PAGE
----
"You can order everything through us," said the deli clerk at Kroger, who, after consulting with a colleague, recommended the half-sheet cake, decorated with roses, at $23.99 for the occasion.
In all the other stores contacted, the clerks said an order for the cake would have to be placed separately; and as with the deli items, most cake orders required a 24-hour advance notice.
"All you need is one day's notice," said a cheerful man at the Montvale, N.J. Grand Union bakery. "A quarter-sheet cake would suffice for 20 people. It is $18.99, and with fresh fruit it is $2 extra."
H-E-B in San Antonio required a two-day advance notice and a deposit for the cake, "half of what the purchase is," according the bakery associate.
Once the secret shopper connected with the stores, navigating by phone to the delis, and then subsequently the supermarket bakeries, was not very difficult.
However, at one supermarket, the A&P in Atlanta, SN was repeatedly met with a busy signal when dialing the store's main number. The call finally went through after the fifth try in an hour and a half.
And a first attempt to phone the deli at a Stop & Shop store in Boston was also unsuccessful, due to a tied-up line.
Another big positive was that not a single store employee was gruff or unfriendly, no matter how many questions the shopper posed.
After patiently explaining the cake prices saying "a quarter sheet cake starts at $11.99 and a half sheet cake starts at $18.99," he added that "they'd like as much advance notice as possible" for special cake orders, but "24 hours" is fine as well.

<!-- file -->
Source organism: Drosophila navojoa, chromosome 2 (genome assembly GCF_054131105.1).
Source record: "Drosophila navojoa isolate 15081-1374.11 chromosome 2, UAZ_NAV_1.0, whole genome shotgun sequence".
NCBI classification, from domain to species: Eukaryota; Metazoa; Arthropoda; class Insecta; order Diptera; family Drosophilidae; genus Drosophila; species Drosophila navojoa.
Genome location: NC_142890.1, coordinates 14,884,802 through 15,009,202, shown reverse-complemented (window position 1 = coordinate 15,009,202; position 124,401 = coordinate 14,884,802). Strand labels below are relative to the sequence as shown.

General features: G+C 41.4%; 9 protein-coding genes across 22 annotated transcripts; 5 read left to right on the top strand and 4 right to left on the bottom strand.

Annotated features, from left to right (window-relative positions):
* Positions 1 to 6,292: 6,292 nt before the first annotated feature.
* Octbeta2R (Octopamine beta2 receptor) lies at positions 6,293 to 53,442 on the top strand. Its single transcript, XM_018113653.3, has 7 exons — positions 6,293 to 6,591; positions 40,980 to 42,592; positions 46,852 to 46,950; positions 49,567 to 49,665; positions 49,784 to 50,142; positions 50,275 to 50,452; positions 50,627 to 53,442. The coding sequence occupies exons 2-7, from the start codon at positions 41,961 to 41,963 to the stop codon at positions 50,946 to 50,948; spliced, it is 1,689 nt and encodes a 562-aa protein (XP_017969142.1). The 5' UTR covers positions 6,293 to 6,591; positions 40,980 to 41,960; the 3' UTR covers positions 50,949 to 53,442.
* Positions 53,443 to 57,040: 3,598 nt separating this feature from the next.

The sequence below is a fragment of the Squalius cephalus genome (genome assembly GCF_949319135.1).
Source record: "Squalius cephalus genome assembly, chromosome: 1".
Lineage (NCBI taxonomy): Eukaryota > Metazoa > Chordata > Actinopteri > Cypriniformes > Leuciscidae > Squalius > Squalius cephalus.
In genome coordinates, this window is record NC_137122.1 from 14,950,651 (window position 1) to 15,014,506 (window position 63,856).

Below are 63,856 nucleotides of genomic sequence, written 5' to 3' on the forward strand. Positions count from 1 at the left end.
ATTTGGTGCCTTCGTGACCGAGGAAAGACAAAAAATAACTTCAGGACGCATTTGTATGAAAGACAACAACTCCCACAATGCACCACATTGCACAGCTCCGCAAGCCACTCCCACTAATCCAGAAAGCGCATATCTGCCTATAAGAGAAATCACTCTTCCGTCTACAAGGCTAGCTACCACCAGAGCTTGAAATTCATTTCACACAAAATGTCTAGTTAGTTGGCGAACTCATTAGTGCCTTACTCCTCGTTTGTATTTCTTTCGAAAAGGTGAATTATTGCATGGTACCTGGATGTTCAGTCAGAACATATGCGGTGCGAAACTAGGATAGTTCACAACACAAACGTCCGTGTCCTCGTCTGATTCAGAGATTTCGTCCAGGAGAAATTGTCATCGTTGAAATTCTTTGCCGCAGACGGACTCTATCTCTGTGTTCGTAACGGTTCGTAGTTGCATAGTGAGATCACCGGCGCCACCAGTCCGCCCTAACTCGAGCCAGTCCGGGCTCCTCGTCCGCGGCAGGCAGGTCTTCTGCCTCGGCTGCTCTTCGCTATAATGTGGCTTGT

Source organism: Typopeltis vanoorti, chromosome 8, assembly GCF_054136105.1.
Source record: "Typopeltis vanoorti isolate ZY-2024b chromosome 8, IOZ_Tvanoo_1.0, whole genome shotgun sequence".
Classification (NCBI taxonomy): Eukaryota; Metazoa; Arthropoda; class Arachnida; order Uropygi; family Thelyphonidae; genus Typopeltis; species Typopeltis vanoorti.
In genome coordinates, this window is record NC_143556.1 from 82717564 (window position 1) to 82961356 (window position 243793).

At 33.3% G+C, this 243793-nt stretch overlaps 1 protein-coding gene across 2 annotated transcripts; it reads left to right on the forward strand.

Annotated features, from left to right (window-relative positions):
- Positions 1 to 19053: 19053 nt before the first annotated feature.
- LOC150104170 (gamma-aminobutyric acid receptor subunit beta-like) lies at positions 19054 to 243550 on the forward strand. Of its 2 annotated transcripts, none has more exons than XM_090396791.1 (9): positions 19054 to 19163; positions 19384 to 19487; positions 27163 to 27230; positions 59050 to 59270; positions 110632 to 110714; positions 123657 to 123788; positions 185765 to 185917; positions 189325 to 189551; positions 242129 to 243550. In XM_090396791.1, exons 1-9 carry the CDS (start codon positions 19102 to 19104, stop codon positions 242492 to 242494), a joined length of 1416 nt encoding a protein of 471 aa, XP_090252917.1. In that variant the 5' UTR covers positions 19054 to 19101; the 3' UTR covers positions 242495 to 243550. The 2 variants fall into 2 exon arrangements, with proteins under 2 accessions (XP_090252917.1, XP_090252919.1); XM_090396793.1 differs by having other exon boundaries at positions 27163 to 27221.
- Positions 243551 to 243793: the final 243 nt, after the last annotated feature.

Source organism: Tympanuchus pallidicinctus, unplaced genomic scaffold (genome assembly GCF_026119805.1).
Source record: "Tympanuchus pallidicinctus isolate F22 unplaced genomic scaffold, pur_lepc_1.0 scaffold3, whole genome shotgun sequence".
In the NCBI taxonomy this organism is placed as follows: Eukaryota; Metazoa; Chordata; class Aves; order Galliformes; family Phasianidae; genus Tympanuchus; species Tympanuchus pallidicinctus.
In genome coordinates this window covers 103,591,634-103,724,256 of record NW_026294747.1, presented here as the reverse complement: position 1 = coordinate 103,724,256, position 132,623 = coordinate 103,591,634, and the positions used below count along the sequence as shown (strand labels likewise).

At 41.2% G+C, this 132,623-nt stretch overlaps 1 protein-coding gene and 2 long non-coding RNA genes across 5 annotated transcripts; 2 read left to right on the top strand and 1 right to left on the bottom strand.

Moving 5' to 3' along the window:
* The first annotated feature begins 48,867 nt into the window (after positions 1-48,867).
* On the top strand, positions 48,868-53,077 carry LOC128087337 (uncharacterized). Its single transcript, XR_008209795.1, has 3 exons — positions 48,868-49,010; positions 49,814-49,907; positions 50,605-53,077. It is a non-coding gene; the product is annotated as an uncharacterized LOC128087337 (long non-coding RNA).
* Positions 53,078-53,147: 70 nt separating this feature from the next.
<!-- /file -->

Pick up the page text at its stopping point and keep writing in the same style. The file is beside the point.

There was a wide range of opinion among deli staffers regarding how many rotisserie chickens you'd need to feed 20 people.
While five birds was answer repeated most often, that answer was based on birds that weighed anywhere from a pound and a half to three pounds. suggestions went all the way up to 10 chickens; and in almost every case, the answer was presented more as a guess than an authoritative opinion.
Part of the problem was figuring out a proper serving size. Opinions swung from a quarter chicken per person, to one clerk's assertion that her husband recently ate a whole chicken himself.
National broiler council: A spokeswoman for the broiler industry association said the typical suggested serving of roasted chicken breast is 4 to 6 ounces. If the birds weigh about two pounds each, four birds should take care of a party of 20, the spokeswoman reasoned.
Boston Market: An outlet on 23rd Street in Manhattan recommended eight whole chickens to feed 20, which it would sell in the form of four "family meals," each of which offers 2 birds and two sides dishes for 5 to 6 people. The store manager said Boston Market's birds weigh in at three pounds uncooked, or one-and-a-half pounds cooked.